Being a flight attendant is one of the most exciting career paths out there. You get to travel all over and see exciting and beautiful places while meetin
g new people every day. But what happens if you have tattoos, especially visible ones? Will this diminish your chances of landing a job with an airline? Let’s find out.
Can Flight Attendants Have Tattoes?
As a general rule, flight attendants are not permitted to have tattoos that are visible when in uniform. Some airline employers will allow the covering up of tattoos with bandages, band-aids, or makeup, but it is discouraged. In good news, as of 2021, policies around tattoo rules are slowly changing, with United Airlines and Alaska Airlines at the forefront.
Airline guidelines in terms of appearance
Every airline has a set of guidelines for their employee’s appearance. The reason for this is that flight attendants work directly with clients, making them the “face” of the company and its most visible representatives.
Back in the day, appearance standards were incredibly stringent, with flight attendants needing to weigh- and measure-in before work to ensure they met minimum body size requirements. Currently, these measures are slightly more relaxed, depending on the airline, although a certain level of presentability is still expected.
While appearance standards may sometimes seem less-than-inclusive, the onus lies with each airline as to what they expect from employees. Generally, these standards aren’t unreasonable but instead require a level of neatness and decorum that aligns with the airline’s brand.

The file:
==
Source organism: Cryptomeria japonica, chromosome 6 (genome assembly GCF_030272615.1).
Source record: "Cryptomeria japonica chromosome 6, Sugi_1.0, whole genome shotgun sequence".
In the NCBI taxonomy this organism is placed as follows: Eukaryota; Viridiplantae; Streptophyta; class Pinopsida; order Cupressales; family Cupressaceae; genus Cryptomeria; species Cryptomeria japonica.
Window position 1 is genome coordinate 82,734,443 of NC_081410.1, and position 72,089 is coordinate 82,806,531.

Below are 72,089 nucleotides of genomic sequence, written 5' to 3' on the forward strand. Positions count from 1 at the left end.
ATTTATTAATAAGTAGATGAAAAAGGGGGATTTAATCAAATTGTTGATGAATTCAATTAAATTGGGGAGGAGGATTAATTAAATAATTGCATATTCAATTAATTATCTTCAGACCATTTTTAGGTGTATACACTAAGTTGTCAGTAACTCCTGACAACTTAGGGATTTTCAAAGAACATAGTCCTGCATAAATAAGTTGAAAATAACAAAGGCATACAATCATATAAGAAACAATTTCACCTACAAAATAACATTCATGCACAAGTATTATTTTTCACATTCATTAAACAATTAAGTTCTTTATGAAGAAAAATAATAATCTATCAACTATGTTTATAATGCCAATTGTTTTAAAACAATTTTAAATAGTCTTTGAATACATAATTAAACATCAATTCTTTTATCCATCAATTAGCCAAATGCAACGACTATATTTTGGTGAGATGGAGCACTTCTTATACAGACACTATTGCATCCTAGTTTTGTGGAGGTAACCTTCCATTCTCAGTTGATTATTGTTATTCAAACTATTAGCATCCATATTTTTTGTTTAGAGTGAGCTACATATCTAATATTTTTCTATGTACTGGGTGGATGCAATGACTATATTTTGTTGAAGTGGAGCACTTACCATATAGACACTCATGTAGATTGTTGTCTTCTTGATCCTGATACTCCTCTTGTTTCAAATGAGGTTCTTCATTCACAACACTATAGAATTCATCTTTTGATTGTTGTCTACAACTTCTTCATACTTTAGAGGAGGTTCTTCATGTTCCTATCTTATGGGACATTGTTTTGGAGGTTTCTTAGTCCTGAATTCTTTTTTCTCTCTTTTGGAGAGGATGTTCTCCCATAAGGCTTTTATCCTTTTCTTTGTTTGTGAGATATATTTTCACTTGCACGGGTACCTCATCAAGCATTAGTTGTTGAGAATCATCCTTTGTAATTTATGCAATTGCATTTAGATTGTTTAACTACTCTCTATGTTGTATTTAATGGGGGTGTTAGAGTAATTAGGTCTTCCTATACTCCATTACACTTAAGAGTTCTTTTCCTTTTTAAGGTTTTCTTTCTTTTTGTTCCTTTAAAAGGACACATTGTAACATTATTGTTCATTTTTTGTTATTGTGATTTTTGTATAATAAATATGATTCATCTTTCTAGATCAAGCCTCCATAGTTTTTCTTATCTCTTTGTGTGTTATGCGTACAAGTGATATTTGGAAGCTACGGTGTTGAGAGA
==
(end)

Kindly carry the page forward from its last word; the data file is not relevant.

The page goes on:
Before applying for a position, do as much research as possible into the appearance standards of your prospective employers.
Should you be invited for an interview, assess if you can hide any tattoos and if they would remain hidden should your application be successful.
In a highly competitive industry, it’s never a good idea to lie to future employers, so if you are asked outright about tattoos, answer honestly. Simply reassure your interviewer that your tattoos will not be on display unless their policy allows it.
What constitutes a visible tattoo?
While this seems self-explanatory, there is sometimes confusion about what constitutes a visible tattoo. In airline terms, this refers to any tattoo that can be seen while an employee is in their airline uniform, on the hands, forearms, wrists, legs, face, or neck.
Therefore, it is okay to have discreet tattoos provided they cannot be seen in uniform or are well-covered with makeup.
On this note, you can also do some research into the different types or “versions” of uniforms that each airline has before applying for a job. Some have long sleeves, which are handy for covering arm tattoos, and some require long pants or leggings or stockings. Do your research, and you may be pleasantly surprised by what you can get away with.
Companies with special provisos for visible tattoos
As of 2021, we are seeing, for the first time, some relaxation in the strict appearance standards that have long governed airlines.